Ohad Naharin’s Project 5. Photo by Gadi Dagon.

In its early performances, the chance to see five of Batsheva’s freshest female dancers featured in this intimate chamber setting was reason enough to go to the theater.  But now Naharin is upping the ante, offering a rare opportunity to see the exact same choreography in both a female version and a male version.  During the production’s latest run at the Suzanne Dellal Center, two all-male and two all-female casts are performing Project 5.

Ohad Naharin’s Project 5. Photo by Gadi Dagon.

While reversing the casting of men and women in a classical ballet would be unthinkable because of the genre’s gender norms, switching the genders in Naharin’s choreography is an intriguing novelty that fits comfortably into the realm of possibility.  Indeed, regarding the materials with which his dancers work during the creative process, Naharin explains, “it is possible to talk, among other things, about musicality, accuracy, groove, passion, the ability to sublimate personal madness as an aid for creation, connection to sexuality and more, and all these things are not connected to gender and are not the property of men or of women.”

“The difference,” Naharin notes, “lies in the different point of reference of the viewer – in social conventions, our habits, and the awareness that a man does a woman’s role.”

Ohad Naharin’s Project 5. Photo by Gadi Dagon.

Naharin’s assertion is supported by veteran Batsheva dancer Guy Shomroni’s experience in working on Project 5.  Asked if it felt significantly different to step into roles originated by women, Shomroni replied, “Frankly, not really, because the starting point for us as dancers in this company is usually coming from a more physical way.”  Rather than taking on specifically gender-coded movement or characters, Shomroni and his fellow male dancers were charged with the same basic physical tasks that their female predecessors faced.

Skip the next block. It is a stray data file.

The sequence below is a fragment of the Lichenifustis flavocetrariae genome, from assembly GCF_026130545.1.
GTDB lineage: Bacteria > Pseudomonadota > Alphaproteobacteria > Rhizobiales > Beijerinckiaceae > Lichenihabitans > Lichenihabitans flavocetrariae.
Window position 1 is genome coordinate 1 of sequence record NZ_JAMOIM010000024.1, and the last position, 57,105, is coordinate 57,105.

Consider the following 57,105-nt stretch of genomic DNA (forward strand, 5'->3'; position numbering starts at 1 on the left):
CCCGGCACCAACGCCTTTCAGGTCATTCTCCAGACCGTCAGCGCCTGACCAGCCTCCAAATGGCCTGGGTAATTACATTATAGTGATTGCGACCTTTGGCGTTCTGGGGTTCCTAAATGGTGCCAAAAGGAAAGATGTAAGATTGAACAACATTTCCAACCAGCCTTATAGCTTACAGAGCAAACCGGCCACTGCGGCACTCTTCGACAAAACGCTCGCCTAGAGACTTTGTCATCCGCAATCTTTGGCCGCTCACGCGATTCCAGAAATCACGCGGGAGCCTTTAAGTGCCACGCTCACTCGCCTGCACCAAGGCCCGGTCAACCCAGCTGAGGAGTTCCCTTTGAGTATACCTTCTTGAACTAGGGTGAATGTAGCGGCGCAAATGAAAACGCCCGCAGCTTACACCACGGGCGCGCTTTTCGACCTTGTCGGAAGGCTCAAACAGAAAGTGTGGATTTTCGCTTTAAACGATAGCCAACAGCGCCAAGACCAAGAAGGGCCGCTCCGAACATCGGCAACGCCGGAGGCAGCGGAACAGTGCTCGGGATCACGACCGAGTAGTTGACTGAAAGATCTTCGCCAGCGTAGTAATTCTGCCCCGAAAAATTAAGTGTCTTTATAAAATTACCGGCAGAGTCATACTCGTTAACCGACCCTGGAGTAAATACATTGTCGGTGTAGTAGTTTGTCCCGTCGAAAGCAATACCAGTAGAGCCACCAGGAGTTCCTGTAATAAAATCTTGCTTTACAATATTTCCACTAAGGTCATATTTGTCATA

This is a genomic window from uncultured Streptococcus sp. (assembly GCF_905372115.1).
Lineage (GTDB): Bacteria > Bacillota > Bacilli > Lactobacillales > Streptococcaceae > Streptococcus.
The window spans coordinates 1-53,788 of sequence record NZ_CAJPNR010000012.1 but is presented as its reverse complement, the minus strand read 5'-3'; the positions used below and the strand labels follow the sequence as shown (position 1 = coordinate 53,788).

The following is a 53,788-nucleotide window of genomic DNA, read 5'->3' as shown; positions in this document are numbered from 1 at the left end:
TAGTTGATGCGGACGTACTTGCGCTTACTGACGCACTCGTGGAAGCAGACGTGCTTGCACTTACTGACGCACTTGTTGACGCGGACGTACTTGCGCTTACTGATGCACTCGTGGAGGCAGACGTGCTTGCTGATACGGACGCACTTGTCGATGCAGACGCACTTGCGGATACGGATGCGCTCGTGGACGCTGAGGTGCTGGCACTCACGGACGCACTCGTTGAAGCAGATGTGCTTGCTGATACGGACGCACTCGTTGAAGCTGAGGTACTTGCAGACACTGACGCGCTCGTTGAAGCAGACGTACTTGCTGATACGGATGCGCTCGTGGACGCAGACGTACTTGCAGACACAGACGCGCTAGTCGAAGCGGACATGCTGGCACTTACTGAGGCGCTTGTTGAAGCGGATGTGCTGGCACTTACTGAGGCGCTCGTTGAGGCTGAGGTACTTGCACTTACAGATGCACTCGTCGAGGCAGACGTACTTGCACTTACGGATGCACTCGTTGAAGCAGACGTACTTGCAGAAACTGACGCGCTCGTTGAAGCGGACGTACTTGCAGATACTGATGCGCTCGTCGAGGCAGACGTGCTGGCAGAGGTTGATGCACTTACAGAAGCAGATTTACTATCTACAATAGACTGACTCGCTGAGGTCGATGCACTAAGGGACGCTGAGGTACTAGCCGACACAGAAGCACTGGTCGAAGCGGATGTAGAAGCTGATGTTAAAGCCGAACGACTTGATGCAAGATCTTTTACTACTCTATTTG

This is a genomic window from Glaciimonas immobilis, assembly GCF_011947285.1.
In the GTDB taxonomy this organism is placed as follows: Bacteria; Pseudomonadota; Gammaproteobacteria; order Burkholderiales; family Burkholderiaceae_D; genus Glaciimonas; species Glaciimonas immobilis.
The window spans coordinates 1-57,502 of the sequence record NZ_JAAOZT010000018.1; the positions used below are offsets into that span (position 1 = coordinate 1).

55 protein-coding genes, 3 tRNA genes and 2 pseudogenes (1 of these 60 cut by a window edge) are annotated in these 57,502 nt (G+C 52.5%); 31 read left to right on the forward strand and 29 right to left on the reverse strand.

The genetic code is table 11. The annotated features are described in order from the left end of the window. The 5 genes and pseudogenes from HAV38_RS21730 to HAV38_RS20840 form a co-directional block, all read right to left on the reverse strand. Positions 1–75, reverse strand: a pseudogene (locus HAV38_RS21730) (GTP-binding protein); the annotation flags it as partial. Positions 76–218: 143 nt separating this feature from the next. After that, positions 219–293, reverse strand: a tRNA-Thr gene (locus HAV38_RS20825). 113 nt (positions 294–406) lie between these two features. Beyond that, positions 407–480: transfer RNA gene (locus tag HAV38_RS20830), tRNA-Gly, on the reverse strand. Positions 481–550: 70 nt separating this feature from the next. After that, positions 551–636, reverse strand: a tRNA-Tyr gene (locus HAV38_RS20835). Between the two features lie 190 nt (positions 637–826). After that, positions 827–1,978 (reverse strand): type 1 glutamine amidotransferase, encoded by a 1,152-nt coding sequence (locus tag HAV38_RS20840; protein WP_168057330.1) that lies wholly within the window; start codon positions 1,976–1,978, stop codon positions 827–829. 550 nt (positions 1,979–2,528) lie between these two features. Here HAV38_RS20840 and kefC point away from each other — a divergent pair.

Ohad Naharin’s Project 5. Photo by Gadi Dagon.

Yet there was a high level of excitement for the new male cast when it came to learning Project 5.  Shomroni reflects that besides Black Milk, which has frequently been performed by a male quintet, “None of the material was ever offered for men to do . . . to touch this product after it’s already been through a process and a maturing on stage, it’s a nice experience.”

Ohad Naharin’s Project 5. Photo by Gadi Dagon.

As for the audience’s perspective, Shomroni muses that the differences among dancers of the same gender may be as fascinating as the contrasts between the male and female casts. In a company full of strikingly individual dancers, each of whom is uniquely compelling, this may well be the case. Yet returning to the issue of gender, Shomroni adds thoughtfully, “there is a difference in the body shape and the body curves in the way the body is built, so maybe there is going to be some type of change. Tell me if you find some.”